in this work we present an efcient method for counting people in images and video
1

sequences, from xed cameras which incorporates the fusion of context aware cues from
CNN in the temporal domain.
People counting is a very challenging problem, and although commercial solutions
exist, these focus mainly in top-view cameras, where occlusions between people are
minimal. An effective approach is to detect the heads of the
pedestrians present in an
image, since they are less prone to disappear in the image through occlusions, and then
sum the head detections to measure the total count. Such an approach seems consistent
to how humans would approach the problem, as implied by expressions such as
headcount. Furthermore since our interest is in measuring the count of people using
stationary cameras, where background is assumed fairly static, a local context-aware
detector that is spatially tuned to distinguish foreground objects (e.g. heads) from the
background scene is more promising than a general-purpose detector.
The main contribution of this work is the proposal of a convolutional neural net-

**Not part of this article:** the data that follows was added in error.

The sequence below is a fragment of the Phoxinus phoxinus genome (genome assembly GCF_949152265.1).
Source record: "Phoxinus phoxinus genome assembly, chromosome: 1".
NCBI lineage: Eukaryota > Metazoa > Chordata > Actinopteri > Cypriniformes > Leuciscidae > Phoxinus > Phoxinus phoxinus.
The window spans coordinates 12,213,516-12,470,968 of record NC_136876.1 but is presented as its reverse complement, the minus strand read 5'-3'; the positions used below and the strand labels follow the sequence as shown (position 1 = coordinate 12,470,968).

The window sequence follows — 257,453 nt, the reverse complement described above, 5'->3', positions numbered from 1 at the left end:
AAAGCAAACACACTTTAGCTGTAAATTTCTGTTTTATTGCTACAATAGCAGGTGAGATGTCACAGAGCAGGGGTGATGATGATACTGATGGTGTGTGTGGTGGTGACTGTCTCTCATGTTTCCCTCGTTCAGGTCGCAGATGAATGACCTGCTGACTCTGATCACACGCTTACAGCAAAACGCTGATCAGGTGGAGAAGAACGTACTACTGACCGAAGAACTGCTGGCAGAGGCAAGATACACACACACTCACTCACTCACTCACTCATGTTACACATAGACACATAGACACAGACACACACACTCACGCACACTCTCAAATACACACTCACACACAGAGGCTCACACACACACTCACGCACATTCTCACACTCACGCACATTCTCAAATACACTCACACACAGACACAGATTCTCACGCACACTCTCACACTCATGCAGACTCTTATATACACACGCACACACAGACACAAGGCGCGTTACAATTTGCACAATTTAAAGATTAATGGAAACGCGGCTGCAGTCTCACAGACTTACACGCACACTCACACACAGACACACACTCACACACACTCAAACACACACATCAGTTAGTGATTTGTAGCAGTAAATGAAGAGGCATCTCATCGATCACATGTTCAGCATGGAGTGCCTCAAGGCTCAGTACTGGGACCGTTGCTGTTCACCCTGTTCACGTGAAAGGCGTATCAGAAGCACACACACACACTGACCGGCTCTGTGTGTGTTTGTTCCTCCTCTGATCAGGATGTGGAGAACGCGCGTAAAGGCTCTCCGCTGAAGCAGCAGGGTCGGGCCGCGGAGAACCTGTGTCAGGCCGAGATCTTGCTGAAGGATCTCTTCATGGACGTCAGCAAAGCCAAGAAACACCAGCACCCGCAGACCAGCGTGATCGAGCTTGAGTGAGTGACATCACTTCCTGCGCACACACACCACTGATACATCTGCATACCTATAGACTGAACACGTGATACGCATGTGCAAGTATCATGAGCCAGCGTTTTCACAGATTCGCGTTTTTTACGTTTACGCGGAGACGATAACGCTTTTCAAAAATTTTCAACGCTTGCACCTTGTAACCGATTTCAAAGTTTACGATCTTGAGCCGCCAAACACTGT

work (CNN) that uses global image information, rather than cropped images, for people
counting and the use of temporal coherence for enhancing the precision in the obtained
results. Feeding the CNN with whole images allows modelling of the local context, i.e.
the expected local appearance (e.g. size, orientation) of the foreground pedestrian heads
and the spatial distribution of pixel luminance in the background. The output of the
CNN for each frame is an intermediate density map and head counts are estimated using
regression. Temporal coherence is exploited by rened regression of count estimations
from multiple frames. In Sect. 2 a background study on the methods for people counting
is presented, while in Sect. 3 the methodology of our approach is described. Finally in
Sect. 4 the results and a critical discussion of our methodology are given followed by the
concluding section in Sect. 5.
2 Previous Work
Counting methods can be mainly categorised into two groups. Counting by detection
and counting by regression. In the former case, human shape models are used to
localise people on the image plane, while the latter is based on the relationship between